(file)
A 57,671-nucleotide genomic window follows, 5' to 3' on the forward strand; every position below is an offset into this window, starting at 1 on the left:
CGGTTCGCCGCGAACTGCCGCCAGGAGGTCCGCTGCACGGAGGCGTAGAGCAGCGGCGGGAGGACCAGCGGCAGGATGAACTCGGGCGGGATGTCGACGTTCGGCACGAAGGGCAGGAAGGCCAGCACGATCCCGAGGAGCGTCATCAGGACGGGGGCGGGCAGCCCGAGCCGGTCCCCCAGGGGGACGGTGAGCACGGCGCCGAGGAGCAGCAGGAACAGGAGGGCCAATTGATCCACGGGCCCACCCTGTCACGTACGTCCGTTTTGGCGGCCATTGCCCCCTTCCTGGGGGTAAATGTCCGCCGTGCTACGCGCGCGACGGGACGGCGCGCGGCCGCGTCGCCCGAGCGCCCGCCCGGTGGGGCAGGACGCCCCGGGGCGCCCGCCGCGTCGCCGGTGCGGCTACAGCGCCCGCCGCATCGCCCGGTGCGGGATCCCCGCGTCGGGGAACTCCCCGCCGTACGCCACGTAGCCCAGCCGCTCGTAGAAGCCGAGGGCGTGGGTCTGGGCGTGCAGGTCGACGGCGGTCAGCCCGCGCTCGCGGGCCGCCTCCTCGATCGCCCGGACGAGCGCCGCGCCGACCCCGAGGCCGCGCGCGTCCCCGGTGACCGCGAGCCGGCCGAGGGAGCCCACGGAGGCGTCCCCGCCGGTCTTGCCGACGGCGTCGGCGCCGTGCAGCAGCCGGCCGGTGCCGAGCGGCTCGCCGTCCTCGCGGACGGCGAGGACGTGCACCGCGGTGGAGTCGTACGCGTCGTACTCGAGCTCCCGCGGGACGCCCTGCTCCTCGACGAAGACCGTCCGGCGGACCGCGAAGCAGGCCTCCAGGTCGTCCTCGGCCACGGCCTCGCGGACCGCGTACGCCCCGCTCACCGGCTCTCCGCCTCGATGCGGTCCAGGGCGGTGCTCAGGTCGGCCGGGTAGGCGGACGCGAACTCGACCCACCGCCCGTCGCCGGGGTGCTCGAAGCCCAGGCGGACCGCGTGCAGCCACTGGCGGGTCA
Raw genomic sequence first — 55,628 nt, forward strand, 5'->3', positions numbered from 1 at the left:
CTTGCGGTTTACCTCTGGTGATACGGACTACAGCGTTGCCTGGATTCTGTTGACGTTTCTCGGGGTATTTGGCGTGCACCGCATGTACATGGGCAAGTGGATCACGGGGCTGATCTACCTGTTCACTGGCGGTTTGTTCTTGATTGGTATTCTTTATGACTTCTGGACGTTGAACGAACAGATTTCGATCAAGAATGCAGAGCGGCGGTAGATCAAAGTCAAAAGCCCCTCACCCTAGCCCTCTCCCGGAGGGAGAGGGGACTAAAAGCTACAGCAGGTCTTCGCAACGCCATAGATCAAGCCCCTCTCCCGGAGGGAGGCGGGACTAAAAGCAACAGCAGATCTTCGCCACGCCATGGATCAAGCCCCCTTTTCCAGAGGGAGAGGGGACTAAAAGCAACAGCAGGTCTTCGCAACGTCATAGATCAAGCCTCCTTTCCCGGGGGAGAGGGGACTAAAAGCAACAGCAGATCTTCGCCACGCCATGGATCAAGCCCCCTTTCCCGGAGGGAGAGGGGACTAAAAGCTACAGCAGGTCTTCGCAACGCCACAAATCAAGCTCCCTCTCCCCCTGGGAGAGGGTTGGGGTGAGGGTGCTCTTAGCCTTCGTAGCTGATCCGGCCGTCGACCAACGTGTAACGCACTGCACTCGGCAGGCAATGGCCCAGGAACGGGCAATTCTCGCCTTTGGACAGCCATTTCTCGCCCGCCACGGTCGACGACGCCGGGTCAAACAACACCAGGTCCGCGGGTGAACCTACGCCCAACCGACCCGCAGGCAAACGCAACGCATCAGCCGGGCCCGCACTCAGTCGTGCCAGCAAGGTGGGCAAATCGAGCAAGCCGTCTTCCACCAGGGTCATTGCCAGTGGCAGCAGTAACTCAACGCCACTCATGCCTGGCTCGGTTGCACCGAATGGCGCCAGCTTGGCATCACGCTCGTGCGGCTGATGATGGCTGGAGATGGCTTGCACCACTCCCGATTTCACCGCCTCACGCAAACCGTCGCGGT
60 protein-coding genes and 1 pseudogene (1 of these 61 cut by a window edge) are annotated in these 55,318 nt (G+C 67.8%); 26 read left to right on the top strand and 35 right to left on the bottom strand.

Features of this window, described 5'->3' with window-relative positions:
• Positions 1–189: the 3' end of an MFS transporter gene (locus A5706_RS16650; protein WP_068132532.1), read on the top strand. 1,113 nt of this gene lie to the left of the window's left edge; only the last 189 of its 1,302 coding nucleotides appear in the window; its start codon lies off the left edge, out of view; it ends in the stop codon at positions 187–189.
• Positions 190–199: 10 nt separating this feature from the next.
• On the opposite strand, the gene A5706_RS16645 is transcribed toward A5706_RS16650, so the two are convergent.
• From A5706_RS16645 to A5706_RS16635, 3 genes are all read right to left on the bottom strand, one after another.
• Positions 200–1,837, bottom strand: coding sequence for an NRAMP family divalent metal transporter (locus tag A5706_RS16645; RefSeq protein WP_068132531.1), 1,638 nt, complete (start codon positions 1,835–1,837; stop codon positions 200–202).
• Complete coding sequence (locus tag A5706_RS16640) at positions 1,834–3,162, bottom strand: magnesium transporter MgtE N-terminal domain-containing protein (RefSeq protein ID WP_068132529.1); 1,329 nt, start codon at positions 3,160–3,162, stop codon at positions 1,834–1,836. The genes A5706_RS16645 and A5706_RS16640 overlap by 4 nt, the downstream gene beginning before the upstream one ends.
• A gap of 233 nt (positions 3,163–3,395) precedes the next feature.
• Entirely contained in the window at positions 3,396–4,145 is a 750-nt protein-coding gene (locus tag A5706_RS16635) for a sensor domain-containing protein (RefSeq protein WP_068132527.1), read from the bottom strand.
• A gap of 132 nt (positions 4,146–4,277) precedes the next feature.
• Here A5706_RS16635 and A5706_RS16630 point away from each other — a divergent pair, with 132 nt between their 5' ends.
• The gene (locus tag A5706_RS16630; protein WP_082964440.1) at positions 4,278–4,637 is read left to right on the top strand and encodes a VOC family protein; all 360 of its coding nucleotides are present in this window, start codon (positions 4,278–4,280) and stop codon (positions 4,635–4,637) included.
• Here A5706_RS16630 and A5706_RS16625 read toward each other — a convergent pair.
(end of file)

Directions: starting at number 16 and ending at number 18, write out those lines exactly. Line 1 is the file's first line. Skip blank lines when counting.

• Here A5706_RS16635 and A5706_RS16630 point away from each other — a divergent pair, with 132 nt between their 5' ends.
• The gene (locus tag A5706_RS16630; protein WP_082964440.1) at positions 4,278–4,637 is read left to right on the top strand and encodes a VOC family protein; all 360 of its coding nucleotides are present in this window, start codon (positions 4,278–4,280) and stop codon (positions 4,635–4,637) included.
• Here A5706_RS16630 and A5706_RS16625 read toward each other — a convergent pair.